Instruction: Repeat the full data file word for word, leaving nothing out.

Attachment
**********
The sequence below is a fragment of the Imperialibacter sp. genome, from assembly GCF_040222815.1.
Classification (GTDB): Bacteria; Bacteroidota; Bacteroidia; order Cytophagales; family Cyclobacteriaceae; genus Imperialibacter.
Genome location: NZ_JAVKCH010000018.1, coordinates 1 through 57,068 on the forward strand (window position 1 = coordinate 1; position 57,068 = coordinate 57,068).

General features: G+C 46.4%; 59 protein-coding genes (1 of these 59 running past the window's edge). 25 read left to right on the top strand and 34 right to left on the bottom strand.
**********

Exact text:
The sequence below is a fragment of the Imperialibacter sp. genome, from assembly GCF_040222815.1.
Classification (GTDB): Bacteria; Bacteroidota; Bacteroidia; order Cytophagales; family Cyclobacteriaceae; genus Imperialibacter.
Genome location: NZ_JAVKCH010000018.1, coordinates 1 through 57,068 on the forward strand (window position 1 = coordinate 1; position 57,068 = coordinate 57,068).

General features: G+C 46.4%; 59 protein-coding genes (1 of these 59 running past the window's edge). 25 read left to right on the top strand and 34 right to left on the bottom strand.